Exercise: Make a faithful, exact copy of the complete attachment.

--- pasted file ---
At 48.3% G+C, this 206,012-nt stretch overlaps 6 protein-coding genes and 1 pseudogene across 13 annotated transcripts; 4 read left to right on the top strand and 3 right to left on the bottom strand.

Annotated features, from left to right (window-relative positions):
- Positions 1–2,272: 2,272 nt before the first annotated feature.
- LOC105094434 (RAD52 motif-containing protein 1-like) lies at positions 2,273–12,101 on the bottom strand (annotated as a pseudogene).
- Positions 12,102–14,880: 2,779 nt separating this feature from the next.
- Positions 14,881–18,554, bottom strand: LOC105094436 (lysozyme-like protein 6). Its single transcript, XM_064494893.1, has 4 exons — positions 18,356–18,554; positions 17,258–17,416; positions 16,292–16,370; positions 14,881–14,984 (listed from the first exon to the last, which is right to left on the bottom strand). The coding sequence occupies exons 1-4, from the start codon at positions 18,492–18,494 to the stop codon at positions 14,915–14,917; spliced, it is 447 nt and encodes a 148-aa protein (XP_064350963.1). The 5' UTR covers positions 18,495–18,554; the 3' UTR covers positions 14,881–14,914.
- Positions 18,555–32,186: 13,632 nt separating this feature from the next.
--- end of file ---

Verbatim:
At 48.3% G+C, this 206,012-nt stretch overlaps 6 protein-coding genes and 1 pseudogene across 13 annotated transcripts; 4 read left to right on the top strand and 3 right to left on the bottom strand.

Annotated features, from left to right (window-relative positions):
- Positions 1–2,272: 2,272 nt before the first annotated feature.
- LOC105094434 (RAD52 motif-containing protein 1-like) lies at positions 2,273–12,101 on the bottom strand (annotated as a pseudogene).
- Positions 12,102–14,880: 2,779 nt separating this feature from the next.
- Positions 14,881–18,554, bottom strand: LOC105094436 (lysozyme-like protein 6). Its single transcript, XM_064494893.1, has 4 exons — positions 18,356–18,554; positions 17,258–17,416; positions 16,292–16,370; positions 14,881–14,984 (listed from the first exon to the last, which is right to left on the bottom strand). The coding sequence occupies exons 1-4, from the start codon at positions 18,492–18,494 to the stop codon at positions 14,915–14,917; spliced, it is 447 nt and encodes a 148-aa protein (XP_064350963.1). The 5' UTR covers positions 18,495–18,554; the 3' UTR covers positions 14,881–14,914.
- Positions 18,555–32,186: 13,632 nt separating this feature from the next.